TN: 2001 Silver Oak Alexander Valley Cabernet

So let me start that this is so far the oldest cab that I have tasted. I found this bottle in a local liquor store sitting tucked away in the back of the store. BTW - the store was anything but climate controlled. Southern CA near the ocean so I guess the temperature swings were 65 to maybe 82. The bottle (capsule and cork) looked intact. It sold for approximately 50% of the lowest wine searcher value so I thought I would give it a try.

OK - So upon opening the cork crumbled some what but I got it out. Somewhat of a sweet fragrant nose. I let it breathe in a glass for about 20 minutes and tried it. Very soft tannins, mild oak and I think a very distinct taste of vanilla! Very different from the more recent vintage cabs that I have tried. It is not bold by any means but subdued and consuming. I like it!


If you like it, that’s all that matters.

Tony, if you liked it you should try their 2006. Very similar profile to the 2001, just dialed down a little compared to a properly stored 2001. (I used to have a decent amount of Silver Oak AV up to a couple years ago.)

EDIT: Are you Dagman on CellarTracker?

Shocked! I am shocked to hear that about this wine. [stirthepothal.gif]

Guess that is what I was looking for. Are Silver Oak’s known for their vanilla background? Sounds like they are.

Yes, Tony, they are pretty solid on the vanilla component, but I’m surprised a bit that a 15 year old Silver Oak still has vanilla so prevalent. I’m a fan of aged Silver Oak - my wife is a fan of young Silver Oak. Guess how many aged bottles we have in our house?

Thanks for the feedback. As I mentioned this was the oldest cab I have had so far and with the questionable storage conditions, I was curious if it was “off center” from where it should be. I am pleased with it - in fact a I am enjoying a 2nd day glass right now with no improvement / degradation over last night. I might just go back to snag another bottle or two!

I think of it like Jordan, classic benchmarks American steakhouse cabs as a style reference.

Vanilla = Silver Oak!

If you like the style, make this your “experiment wine” to keep going older and older on. They hit their modern style, I think, early on…early 90’s? Maybe even the 80’s.

It may be a good guide to how aged you like your Cali cabs!


Yes - I am relatively early on in my wine tasting experience (not age unfortunately!). This was a bit of an experiment for me but an enjoyable one! I have a 2001 Spottswoode Estate in the queue for me to try next.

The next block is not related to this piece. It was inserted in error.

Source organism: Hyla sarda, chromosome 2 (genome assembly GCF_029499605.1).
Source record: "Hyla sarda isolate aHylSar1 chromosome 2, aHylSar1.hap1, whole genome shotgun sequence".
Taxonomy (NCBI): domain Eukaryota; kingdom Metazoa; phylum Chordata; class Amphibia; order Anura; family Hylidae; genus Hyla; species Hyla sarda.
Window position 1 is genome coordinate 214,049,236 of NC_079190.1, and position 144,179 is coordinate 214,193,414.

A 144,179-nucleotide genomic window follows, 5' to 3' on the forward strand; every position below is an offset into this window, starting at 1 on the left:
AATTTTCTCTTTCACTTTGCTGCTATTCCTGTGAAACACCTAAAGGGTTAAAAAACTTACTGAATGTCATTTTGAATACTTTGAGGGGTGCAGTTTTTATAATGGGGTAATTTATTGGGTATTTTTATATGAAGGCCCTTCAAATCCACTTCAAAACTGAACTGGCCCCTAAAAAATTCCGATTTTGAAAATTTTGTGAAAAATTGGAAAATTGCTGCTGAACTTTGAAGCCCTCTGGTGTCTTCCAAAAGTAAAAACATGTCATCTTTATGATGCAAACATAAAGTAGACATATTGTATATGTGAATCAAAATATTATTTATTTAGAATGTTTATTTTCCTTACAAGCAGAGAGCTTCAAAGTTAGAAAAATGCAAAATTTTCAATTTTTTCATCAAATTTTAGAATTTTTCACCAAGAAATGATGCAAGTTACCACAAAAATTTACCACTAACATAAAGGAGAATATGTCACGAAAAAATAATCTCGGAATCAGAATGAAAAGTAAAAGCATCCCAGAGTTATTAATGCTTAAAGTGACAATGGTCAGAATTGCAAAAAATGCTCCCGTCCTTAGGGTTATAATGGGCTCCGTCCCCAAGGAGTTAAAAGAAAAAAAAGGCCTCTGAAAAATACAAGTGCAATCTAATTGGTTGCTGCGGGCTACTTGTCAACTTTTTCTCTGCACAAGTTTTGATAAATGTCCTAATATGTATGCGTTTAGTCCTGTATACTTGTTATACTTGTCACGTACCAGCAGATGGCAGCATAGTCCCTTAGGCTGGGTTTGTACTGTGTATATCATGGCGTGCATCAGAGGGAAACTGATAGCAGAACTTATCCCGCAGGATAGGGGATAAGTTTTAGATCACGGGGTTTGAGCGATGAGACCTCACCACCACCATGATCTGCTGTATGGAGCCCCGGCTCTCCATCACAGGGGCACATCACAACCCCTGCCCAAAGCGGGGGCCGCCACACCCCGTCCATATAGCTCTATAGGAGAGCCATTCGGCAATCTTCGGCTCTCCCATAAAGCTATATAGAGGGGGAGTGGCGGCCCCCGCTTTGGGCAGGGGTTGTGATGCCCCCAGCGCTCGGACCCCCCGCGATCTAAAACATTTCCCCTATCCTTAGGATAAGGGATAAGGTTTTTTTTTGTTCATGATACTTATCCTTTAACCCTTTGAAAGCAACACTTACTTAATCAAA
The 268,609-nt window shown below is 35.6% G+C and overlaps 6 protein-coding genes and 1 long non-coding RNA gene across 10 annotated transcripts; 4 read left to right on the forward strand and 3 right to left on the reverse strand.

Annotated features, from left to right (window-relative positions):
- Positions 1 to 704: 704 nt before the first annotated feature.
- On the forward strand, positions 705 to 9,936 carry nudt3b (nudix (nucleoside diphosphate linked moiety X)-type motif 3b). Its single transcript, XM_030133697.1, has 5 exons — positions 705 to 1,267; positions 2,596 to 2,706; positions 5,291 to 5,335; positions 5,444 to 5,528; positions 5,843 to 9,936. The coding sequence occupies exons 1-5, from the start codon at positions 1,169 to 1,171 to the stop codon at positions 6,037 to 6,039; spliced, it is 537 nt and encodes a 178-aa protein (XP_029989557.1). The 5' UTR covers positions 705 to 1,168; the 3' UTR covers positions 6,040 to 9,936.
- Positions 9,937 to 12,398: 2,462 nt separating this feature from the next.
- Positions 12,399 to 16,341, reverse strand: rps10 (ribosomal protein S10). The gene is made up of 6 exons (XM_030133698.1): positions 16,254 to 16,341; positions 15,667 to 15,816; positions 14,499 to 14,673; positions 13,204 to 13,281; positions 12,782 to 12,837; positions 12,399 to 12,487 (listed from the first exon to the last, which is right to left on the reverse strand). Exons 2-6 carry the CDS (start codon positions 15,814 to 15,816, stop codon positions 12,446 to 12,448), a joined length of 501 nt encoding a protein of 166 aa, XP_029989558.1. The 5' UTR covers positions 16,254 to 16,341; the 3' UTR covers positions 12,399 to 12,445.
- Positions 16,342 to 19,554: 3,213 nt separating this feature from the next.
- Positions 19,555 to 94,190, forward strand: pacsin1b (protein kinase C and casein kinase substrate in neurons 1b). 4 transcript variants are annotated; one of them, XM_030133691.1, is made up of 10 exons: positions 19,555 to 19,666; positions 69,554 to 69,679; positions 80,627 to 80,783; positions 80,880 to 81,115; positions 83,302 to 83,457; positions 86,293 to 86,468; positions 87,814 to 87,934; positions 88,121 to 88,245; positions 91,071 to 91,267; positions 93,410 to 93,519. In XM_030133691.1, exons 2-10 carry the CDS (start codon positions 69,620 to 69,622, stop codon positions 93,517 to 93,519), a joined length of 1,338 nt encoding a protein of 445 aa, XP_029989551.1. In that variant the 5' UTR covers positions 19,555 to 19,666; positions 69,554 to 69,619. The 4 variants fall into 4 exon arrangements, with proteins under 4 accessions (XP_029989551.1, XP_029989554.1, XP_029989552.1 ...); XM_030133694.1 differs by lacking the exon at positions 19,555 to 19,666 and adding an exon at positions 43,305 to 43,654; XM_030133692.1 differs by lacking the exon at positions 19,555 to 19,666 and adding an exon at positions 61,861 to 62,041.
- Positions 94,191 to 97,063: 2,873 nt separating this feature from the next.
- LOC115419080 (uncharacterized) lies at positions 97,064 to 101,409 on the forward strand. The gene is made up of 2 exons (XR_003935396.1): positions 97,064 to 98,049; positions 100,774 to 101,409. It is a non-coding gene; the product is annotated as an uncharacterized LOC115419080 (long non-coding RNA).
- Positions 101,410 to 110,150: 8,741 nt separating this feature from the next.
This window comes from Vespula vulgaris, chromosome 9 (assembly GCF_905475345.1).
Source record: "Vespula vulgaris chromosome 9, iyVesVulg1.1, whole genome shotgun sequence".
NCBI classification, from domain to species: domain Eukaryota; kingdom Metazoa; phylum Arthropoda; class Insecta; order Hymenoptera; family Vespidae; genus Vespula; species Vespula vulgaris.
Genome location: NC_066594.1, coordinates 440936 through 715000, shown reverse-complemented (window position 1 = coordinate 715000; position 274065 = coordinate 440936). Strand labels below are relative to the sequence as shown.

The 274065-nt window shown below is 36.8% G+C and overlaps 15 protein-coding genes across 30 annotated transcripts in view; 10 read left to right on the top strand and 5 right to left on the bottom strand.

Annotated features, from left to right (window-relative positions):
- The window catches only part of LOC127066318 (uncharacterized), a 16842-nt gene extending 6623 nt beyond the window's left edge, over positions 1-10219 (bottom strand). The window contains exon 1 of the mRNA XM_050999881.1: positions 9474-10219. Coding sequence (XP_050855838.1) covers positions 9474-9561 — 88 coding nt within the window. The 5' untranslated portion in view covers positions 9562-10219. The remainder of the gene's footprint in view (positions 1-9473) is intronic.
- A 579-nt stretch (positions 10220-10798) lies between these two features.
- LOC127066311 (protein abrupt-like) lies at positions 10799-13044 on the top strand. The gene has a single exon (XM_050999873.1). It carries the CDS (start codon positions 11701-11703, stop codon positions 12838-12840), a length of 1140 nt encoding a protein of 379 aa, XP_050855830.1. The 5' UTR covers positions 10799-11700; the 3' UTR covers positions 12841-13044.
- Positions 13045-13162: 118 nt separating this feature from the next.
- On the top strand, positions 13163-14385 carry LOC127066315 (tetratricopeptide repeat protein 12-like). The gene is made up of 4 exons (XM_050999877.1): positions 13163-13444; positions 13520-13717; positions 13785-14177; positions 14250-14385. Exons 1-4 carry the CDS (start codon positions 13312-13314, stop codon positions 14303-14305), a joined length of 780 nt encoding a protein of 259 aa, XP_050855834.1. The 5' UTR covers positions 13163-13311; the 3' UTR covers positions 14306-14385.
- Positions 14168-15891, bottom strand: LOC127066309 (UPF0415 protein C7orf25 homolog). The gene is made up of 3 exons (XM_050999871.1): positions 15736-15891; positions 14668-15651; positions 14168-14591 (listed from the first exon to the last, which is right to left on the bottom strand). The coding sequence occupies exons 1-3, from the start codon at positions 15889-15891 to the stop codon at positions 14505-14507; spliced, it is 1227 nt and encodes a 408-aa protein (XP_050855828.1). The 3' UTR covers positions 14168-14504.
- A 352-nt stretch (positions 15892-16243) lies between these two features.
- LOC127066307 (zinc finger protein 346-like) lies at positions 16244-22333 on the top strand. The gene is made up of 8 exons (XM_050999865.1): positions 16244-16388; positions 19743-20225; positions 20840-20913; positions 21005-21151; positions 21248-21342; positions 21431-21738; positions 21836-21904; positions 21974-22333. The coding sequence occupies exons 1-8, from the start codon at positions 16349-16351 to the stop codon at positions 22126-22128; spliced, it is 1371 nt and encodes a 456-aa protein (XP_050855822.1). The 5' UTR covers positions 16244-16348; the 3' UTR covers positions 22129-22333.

I really enjoyed their wines in the 80’s. As I recall, there was a marked style change when the 1994 was released. I believe part of it was a style change and probably at least as big of a change was a change in vineyard source ( I believe this occurred around that time).

I’ve been trying to think back to when the change took place.

Many of us like Silver Oak, but prefer to remain anonymous.

I think the “change” referenced here occurred with the transition of winemaking duties from Justin Meyer to Daniel Baron. IIRC this was with the 93 vintage but may be off by a year. The Justin Meyer made Silver Oaks of the 80’s and early 90’s were tremendous.


Early 80’s Bonny’s were really good.

I agree, we still have bottles of Bonny’s here and there that are aging very well 30+ years on. (I will risk life and limb to describe them as Bordeaux-like.) [cheers.gif]

I’m opening a 2000 Napa S.O. on Saturday (IT WAS A GIFT!!)
I’ll report.

Not as much as you could find in certain [highfive.gif] products from 7-11.

The Silver Oak hallmark to the Wine Weasles starting back in the 80’s was a pickle barrel nose, courtesy of American oak aging.
Bonny’s was identifiable by the additional herbal/vegetal quality. I was told the vineyard surrounding the Myer’s house was so close to the river, there was lots of water and vigor contributing factors to its distinctiveness.

The dill part and not the vinegar part of the pickle, I hope.

Bonny’s was amazingly (I mean that almost as a flaw) brambly and wild when a new release, then it changed more than almost any other wine I have followed over time.